Rise of the Machines

I’ve never spoken at an event before where they were turning people away at the door… however, I strongly suspect that this enthusiasm was more down to a wish to see Dr Kerstin Dautenhahn‘s robots than anything to do with me.

What an interesting event, too.  Organised by Sci-Fi London, and taking place in the Royal Society, the evening began with Dr Dautenhahn giving a twenty minute talk about her own research.  Afterwards, Tom Hunter led a discussion contrasting real world and science fictional robots.  Dr Dautenhahn was keen to stress that robots were neither he nor she but quite definitely it.  Whatever human traits people saw in a robots were those they brought themselves.  Contrast this with the general Science Fictional robot which is a human clad in metal.  There are exceptions, of course.  Asimov made great play of blurring the distinction, and, as Tom Hunter kindly pointed out, I did the same in my own short story “Teaching the War Robot to Dance”.

But back to the real robots…

One of the stars of the show was KASPAR, designed to study human robot interaction. (I had an interesting discussion with a roboticist before the event about the importance of studying how people approach each other.  If robots are to be accepted, they can’t simply zoom up behind people)  KASPAR has been used to work with children with autism: apparently, the children can find it easier to interact with than real people.  The plans for KASPAR are available for anyone to view, you can build a copy for around £1000.  I’ve put some pictures of the other robots on my Facebook page.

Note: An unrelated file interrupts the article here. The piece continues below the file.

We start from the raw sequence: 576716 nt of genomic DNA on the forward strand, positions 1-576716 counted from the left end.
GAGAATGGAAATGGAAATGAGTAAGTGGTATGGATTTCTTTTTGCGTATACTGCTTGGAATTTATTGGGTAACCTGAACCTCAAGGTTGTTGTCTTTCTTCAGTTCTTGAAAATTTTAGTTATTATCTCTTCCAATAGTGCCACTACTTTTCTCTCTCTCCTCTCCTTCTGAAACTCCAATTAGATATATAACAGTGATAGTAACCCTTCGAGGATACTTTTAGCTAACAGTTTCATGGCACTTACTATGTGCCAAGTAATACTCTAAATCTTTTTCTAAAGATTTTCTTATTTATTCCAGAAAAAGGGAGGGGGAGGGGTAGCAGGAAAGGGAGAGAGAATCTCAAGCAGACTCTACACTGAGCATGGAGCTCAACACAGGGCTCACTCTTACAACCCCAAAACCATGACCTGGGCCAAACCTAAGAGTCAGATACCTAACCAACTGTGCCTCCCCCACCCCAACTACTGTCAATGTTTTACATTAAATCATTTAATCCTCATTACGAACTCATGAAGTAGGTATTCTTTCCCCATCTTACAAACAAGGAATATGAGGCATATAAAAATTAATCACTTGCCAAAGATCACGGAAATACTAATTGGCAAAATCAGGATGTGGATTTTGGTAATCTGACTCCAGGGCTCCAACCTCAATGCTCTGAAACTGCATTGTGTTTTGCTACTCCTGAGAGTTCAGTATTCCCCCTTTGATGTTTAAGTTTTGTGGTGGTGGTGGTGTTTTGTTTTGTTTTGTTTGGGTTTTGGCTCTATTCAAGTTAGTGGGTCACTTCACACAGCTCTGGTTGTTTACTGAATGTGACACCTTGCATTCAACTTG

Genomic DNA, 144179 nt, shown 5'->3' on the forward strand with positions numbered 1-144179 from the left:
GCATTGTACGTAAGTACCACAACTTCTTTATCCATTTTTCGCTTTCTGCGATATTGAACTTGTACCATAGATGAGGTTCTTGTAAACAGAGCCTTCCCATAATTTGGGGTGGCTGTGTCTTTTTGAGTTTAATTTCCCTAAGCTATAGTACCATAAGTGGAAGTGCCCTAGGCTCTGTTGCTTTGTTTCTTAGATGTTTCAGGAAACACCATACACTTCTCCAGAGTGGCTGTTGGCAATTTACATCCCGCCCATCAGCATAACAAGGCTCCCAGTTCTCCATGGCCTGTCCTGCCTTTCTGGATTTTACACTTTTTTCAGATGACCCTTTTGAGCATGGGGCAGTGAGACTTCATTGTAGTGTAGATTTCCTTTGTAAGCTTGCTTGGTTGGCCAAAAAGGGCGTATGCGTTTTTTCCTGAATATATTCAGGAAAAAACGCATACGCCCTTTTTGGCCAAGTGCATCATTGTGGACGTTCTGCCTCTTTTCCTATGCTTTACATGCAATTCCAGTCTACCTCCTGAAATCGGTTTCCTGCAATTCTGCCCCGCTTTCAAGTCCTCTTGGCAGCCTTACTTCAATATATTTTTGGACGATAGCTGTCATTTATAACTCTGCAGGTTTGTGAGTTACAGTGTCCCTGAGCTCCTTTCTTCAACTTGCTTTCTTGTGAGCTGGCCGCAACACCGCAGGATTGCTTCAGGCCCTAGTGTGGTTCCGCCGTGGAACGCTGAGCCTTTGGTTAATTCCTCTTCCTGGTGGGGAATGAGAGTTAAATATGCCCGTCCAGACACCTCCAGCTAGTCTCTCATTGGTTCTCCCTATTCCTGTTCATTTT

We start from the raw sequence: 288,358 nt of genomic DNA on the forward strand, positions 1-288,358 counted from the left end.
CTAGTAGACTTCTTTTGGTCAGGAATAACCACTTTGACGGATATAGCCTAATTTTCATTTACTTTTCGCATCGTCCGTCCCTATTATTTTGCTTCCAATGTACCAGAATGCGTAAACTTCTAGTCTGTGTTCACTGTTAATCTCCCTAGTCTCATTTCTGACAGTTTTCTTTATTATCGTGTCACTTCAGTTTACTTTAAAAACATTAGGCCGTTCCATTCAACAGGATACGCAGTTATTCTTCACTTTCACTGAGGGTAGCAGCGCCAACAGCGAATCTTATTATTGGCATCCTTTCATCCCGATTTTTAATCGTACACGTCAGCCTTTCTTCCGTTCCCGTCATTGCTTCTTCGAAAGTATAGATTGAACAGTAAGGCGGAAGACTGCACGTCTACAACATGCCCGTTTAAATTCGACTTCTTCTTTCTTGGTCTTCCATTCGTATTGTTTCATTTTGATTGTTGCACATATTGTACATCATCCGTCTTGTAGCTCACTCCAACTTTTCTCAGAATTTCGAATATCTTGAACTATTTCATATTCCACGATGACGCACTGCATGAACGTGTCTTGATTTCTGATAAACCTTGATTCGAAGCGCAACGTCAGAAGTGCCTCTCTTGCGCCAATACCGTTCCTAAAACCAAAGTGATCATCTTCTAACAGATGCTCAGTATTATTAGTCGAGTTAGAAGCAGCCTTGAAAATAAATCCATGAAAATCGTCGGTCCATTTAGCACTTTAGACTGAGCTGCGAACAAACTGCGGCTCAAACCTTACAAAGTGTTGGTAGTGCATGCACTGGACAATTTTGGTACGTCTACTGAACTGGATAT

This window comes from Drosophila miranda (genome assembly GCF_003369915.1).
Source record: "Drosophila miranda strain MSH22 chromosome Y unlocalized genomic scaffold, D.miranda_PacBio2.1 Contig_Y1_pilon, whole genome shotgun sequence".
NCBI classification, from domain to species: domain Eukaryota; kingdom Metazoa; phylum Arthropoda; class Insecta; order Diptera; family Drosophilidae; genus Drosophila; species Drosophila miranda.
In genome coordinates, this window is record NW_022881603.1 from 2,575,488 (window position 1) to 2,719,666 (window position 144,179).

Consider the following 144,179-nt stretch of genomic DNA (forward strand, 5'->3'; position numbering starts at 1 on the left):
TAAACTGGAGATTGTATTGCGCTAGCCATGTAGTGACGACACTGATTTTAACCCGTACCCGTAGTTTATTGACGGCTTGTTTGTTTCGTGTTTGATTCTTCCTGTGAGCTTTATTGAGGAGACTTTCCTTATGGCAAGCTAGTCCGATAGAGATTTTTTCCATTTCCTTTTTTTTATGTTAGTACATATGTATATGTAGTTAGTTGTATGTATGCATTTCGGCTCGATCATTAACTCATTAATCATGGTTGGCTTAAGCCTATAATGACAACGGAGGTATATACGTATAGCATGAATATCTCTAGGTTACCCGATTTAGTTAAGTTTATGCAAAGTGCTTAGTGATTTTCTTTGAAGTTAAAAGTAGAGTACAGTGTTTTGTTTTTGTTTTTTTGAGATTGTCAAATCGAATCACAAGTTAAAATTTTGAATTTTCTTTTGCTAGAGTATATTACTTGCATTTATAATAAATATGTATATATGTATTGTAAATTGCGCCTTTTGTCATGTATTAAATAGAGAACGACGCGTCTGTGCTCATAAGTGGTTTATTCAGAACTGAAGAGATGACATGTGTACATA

Oh, and did you know that one of the staircases in the Royal Society was designed by Albert Speer?  Honestly.  Nazis, autism, robots and Tom Hunter.  You don’t get this breadth of coverage on other blogs.

 

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